It is not unreasonable to believe that you could trade for dry cleaning and laundry, a car or truck lease, tires, batteries, car pooling, fresh produce, dairy products, butchered beef, frozen foods, clothing for you and the kids, baby-sitting, landscaping, painting, house repairs, school uniforms, sports equipment, dance lessons, guitar lessons, piano lessons, etc. In other words all that you otherwise would have paid for during the month with cash, or worse, a credit card. If you have what the other person needs, and he has what you need, then the deal can be made and each ends up better off. Usually, it is a case where “ye barter not because ye attempt not.” You are probably already doing something like shoveling the neighbor’s sidewalks in exchange for baby-sitting.
There are three basic steps to take that will get you started: 1) make a comprehensive list of what you want or need; 2) make another creative list of what you have available for trade; 3) Discover someone with whom to trade — from grocery store bulletin boards, internet “want ad” lists, church groups, school groups, swap meets, etc. You don’t even need to discuss “price.” Just stick with your idea of value and what works for each party. You will really be disadvantaged in the future if you remain addicted to a manipulated currency system.
This short discussion has dealt with only counter trade and barter as it relates to personal needs. But, there is a whole exciting world out there that includes business, real estate, commodities and services. Additionally, international counter trade and barter deals are fully utilized every day of the year. It is estimated that between forty and fifty percent of all East-West trade utilizes counter trade and barter. As countries become choked by debt and experience international “credit unworthiness,” (such as we are currently experiencing) it is to their benefit to become experts in counter trade and barter.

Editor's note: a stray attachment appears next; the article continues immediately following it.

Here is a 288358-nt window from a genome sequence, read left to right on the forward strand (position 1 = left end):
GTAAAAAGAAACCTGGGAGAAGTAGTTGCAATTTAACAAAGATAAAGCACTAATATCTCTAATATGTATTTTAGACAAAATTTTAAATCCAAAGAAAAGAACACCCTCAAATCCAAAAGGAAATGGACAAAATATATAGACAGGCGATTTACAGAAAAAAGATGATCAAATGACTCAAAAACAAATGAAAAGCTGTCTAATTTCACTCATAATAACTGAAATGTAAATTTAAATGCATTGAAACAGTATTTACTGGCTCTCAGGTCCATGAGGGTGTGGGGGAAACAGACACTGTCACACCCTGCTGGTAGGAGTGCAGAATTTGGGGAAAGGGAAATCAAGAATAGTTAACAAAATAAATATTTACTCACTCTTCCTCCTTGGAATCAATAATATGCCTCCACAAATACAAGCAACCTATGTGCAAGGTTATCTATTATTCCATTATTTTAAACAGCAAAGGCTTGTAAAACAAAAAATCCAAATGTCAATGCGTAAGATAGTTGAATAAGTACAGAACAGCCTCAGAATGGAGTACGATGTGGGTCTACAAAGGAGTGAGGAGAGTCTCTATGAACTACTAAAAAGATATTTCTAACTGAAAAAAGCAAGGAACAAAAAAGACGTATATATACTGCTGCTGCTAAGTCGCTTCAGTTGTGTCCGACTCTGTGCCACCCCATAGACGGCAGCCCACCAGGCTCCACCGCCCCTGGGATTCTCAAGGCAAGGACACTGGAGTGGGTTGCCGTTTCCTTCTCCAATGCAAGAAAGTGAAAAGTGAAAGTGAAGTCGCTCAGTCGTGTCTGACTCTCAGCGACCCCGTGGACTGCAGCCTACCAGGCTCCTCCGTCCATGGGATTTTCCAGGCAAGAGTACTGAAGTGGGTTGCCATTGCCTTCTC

Over the past thirty years I have spent my life in over one-hundred fifty countries where I witnessed some significant trade deals. For example, Mexico sent oil and sulfur to Brazil in exchange for petrochemicals, soybeans, steel mill and oil-industry equipment in transactions valued in billions of dollars. I was personally involved in “debt for equity swaps” with sovereign countries when I founded Project C.U.R.E. The principles are all the same. And I am so grateful that one day it dawned on me that those principles could be utilized for more transactions than just making a fortune. I found that we could take commodities of the health care industry and actually exchange them for the health and lives of thousands and thousands of beautiful people all over this world. That’s the power of counter trade and barter.
Dr. James W. Jackson often describes himself as "The Happiest Man in the World." A successful businessman, award-winning author and humanitarian, Jackson is also a renowned Cultural Economist and international consultant, helping organizations and governments to apply sound economic principals to the transformation of culture so that everyone is "better off."
As the founder of Project C.U.R.E., Dr. Jackson traveled to more than one hundred fifty countries assessing healthcare facilities, meeting with government leaders and "delivering health and hope" in the form of medical supplies and equipment to the world's most needy people. Literally thousands of people are alive today as a direct result of the tireless efforts of Project C.U.R.E.'s staff, volunteers and Dr. Jackson.
To contact Dr. Jackson, or to book him for an interview or speaking engagement: firstname.lastname@example.org